"Temporary Ponds: a natural habitat to be protected!"

Intervened ponds already have better conservation status

> The interventions already started to give some positive signs

 

The interventions carried out by the Project team in the approximately 20 Temporary Ponds in the Southwest Coast of Portugal are beginning to give some positive signs and the state of conservation of these ponds is improving. Although the monitoring is in the final phase, preliminary results indicate higher floristic richness and an increase in the number of amphibian species and their abundance. Monitoring actions are based on a qualitative and quantitative assessment of various groups of living beings, in each pond, before and after the interventions on the ground.

More fascinating flora

The data is still being processed for later verification of the flora component evolution but it is already possible to confirm that in general many of the Temporary Ponds that underwent in recovery interventions present a greater plant richness, including species typical of this precious habitat, when compared to the conservation status before the intervention.

This result was already expected because part of the interventions were directed to the replacement of the topography of ponds. Now, the intervened ponds present a more adequate topography, with better distribution and structuration of vegetation belts, which allows the species to recolonize their natural habitat, thus improving their conservation status.

There are about 248 species of plants associated with these ponds and 120 of them are bio indicators, ie biological indicators of the habitats 3170* listed in the Habitat Directive. The diversity of plants in each pond complex can range from 13 to 72 species depending on their conservation status.

 

More amphibians species with more individuals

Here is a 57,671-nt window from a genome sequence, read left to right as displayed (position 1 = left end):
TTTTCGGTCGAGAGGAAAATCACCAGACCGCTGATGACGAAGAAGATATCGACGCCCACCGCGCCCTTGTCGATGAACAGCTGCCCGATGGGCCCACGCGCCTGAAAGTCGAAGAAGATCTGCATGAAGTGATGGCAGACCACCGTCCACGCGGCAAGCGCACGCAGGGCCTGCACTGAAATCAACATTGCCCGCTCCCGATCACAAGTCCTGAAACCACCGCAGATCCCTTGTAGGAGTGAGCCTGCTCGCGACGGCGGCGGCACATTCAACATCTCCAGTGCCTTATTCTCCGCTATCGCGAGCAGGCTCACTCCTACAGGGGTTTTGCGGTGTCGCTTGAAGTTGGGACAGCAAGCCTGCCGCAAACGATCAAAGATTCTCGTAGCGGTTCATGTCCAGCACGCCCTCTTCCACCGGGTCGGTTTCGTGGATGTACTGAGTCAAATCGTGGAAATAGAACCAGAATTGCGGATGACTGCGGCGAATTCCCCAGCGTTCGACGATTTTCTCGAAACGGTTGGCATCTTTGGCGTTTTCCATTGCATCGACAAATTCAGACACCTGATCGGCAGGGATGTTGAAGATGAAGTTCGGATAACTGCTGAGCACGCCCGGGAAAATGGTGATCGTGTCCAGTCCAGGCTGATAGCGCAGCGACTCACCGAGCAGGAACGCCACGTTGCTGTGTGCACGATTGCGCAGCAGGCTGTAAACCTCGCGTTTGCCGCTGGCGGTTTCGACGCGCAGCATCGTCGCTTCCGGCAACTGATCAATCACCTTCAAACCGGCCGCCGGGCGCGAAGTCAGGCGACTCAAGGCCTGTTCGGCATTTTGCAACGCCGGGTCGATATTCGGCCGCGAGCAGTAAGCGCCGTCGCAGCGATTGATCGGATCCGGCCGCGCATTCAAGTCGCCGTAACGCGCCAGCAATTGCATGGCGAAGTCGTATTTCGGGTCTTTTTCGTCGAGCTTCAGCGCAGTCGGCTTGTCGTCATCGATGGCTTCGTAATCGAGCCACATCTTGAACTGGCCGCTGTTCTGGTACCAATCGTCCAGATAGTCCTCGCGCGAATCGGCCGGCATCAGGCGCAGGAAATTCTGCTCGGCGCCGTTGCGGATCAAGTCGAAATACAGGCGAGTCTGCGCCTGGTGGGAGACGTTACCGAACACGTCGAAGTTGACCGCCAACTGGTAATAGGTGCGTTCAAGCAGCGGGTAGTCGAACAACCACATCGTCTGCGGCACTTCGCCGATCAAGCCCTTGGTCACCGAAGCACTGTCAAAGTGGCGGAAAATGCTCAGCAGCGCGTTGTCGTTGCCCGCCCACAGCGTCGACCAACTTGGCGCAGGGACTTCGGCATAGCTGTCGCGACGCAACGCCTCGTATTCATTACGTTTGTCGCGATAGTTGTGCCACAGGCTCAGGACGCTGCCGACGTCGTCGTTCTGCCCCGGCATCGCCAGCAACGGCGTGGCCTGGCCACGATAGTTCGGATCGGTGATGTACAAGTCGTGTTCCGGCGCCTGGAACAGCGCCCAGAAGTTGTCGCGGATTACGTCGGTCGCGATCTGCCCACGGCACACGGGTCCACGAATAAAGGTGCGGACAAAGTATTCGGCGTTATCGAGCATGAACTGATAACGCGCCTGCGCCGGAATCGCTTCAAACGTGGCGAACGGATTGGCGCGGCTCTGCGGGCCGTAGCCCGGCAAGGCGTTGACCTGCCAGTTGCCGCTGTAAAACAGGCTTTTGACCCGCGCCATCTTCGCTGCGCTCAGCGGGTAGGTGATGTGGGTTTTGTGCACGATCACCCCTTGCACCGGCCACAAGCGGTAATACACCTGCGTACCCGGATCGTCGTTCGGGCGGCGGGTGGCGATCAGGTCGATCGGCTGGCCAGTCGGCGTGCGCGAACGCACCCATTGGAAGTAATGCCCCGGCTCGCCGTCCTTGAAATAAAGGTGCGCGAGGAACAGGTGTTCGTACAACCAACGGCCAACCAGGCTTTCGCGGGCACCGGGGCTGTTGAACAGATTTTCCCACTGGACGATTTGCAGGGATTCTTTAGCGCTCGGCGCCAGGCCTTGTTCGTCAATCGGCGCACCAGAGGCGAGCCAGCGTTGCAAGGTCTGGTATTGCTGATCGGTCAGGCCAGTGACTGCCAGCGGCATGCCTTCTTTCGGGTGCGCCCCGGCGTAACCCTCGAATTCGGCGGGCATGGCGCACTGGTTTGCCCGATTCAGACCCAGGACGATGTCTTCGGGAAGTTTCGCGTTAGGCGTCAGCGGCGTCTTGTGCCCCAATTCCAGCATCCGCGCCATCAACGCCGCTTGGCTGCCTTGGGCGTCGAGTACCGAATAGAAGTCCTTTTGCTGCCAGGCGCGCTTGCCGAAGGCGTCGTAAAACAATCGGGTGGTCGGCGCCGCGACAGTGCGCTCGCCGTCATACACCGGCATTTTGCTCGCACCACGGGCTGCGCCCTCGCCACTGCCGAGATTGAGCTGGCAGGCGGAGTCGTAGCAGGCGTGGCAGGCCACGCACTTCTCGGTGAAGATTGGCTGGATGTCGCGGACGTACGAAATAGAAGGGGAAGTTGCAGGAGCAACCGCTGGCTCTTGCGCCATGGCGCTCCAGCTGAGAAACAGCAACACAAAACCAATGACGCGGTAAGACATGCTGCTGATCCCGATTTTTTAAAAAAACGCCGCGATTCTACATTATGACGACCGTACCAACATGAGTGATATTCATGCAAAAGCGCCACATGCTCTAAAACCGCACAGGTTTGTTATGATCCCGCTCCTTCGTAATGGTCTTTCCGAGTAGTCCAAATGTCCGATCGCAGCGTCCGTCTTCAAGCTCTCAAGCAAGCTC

Monitoring of amphibians in the intervening ponds was completed at the end of May of this year and 10 of the 13 known species in the Southwest Coast were detected, such as iberian ribbed newt, fire salamander, southern marbled newt, iberian painted frog, european toad, natterjack toad, water frog, iberian spadefoot toad, mediterranean tree frog, lusitanian parsley frog, being the last three species the most detected .

In general, the restoration and recovery of the ponds had a positive effect on the amphibian communities, not only an increase in the number of species, but also abundance when compared to the analysis before the interventions. There was also an increase in the number of species to reproduce within these intervened ponds.

 

Bats and voles still under analysis

In the case of bats, monitoring was carried out through the placement of special recorders that record the sound frequencies that bats emit to orient themselves and a large number of records were collected thus still under analysis. Regarding the As regards the voles, especially for the two species sampled, the Cabrera’ vole and the water vole, their frequency remains relatively low.

 

Large Branchiopods Crustaceans have stable communities

Although the last year's rainfall regime was atypical which made the hydroperiod start rather late, that is in March instead of November as it is normal, the community of Large Branchiopods crustaceans are stable.

The only fact to note is that adult specimens of the species Tanymaxtix stagnalis were found in a Temporary Pond  in Vila do Bispo county where cysts of this species had already been found in the sediment but never before had adult specimens been seen. In addition to Triops vicentinus, Chirocephalus diaphanus and Branchipus cortesi, which constitute the community of the Large Branchiopods in this particular pond, it is now possible to observe Tanymaxtix stagnalis.


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